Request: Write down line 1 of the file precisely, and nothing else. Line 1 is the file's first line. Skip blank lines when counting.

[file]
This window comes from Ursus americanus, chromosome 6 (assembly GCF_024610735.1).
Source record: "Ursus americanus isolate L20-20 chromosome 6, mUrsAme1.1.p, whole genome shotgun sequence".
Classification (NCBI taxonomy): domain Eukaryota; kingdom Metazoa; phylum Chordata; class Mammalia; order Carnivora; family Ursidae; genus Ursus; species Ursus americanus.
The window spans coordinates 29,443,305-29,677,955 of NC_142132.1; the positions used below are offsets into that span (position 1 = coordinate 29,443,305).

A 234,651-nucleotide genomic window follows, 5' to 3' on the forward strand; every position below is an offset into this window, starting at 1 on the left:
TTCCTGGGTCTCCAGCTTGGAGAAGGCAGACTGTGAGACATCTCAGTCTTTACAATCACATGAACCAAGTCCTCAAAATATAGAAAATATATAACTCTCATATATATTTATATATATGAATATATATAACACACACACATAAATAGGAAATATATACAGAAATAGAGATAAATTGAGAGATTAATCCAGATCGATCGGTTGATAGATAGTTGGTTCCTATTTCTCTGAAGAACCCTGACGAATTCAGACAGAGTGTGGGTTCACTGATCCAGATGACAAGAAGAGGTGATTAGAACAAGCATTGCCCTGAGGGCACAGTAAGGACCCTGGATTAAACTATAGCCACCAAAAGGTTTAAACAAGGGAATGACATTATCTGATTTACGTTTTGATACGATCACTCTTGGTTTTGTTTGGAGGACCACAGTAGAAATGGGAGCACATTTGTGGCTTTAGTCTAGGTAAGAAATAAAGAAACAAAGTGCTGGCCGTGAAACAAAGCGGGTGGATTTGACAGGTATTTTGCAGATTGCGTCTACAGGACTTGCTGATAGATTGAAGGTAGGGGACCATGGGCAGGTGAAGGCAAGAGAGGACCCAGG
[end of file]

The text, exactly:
This window comes from Ursus americanus, chromosome 6 (assembly GCF_024610735.1).